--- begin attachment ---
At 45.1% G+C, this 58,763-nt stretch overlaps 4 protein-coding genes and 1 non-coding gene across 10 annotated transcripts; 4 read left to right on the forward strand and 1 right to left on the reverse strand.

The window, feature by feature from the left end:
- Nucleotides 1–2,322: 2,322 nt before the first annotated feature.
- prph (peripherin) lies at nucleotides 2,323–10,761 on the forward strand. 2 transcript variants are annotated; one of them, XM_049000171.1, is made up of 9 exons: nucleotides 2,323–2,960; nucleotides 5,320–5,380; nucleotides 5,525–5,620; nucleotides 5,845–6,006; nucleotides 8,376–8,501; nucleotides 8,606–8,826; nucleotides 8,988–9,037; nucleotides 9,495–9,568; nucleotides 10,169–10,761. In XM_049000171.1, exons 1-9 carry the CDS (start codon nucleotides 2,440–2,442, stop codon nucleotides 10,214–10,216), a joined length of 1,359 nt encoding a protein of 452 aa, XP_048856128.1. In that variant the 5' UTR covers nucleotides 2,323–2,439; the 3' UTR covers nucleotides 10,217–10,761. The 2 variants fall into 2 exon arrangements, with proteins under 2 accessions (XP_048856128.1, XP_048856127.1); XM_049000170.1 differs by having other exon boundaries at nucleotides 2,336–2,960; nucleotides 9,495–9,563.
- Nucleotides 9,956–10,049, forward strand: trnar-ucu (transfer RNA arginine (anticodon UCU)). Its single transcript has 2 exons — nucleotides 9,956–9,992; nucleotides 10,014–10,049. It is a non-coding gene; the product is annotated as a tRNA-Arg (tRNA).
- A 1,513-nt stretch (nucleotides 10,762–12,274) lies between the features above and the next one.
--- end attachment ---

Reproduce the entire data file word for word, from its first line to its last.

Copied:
At 45.1% G+C, this 58,763-nt stretch overlaps 4 protein-coding genes and 1 non-coding gene across 10 annotated transcripts; 4 read left to right on the forward strand and 1 right to left on the reverse strand.

The window, feature by feature from the left end:
- Nucleotides 1–2,322: 2,322 nt before the first annotated feature.
- prph (peripherin) lies at nucleotides 2,323–10,761 on the forward strand. 2 transcript variants are annotated; one of them, XM_049000171.1, is made up of 9 exons: nucleotides 2,323–2,960; nucleotides 5,320–5,380; nucleotides 5,525–5,620; nucleotides 5,845–6,006; nucleotides 8,376–8,501; nucleotides 8,606–8,826; nucleotides 8,988–9,037; nucleotides 9,495–9,568; nucleotides 10,169–10,761. In XM_049000171.1, exons 1-9 carry the CDS (start codon nucleotides 2,440–2,442, stop codon nucleotides 10,214–10,216), a joined length of 1,359 nt encoding a protein of 452 aa, XP_048856128.1. In that variant the 5' UTR covers nucleotides 2,323–2,439; the 3' UTR covers nucleotides 10,217–10,761. The 2 variants fall into 2 exon arrangements, with proteins under 2 accessions (XP_048856128.1, XP_048856127.1); XM_049000170.1 differs by having other exon boundaries at nucleotides 2,336–2,960; nucleotides 9,495–9,563.
- Nucleotides 9,956–10,049, forward strand: trnar-ucu (transfer RNA arginine (anticodon UCU)). Its single transcript has 2 exons — nucleotides 9,956–9,992; nucleotides 10,014–10,049. It is a non-coding gene; the product is annotated as a tRNA-Arg (tRNA).
- A 1,513-nt stretch (nucleotides 10,762–12,274) lies between the features above and the next one.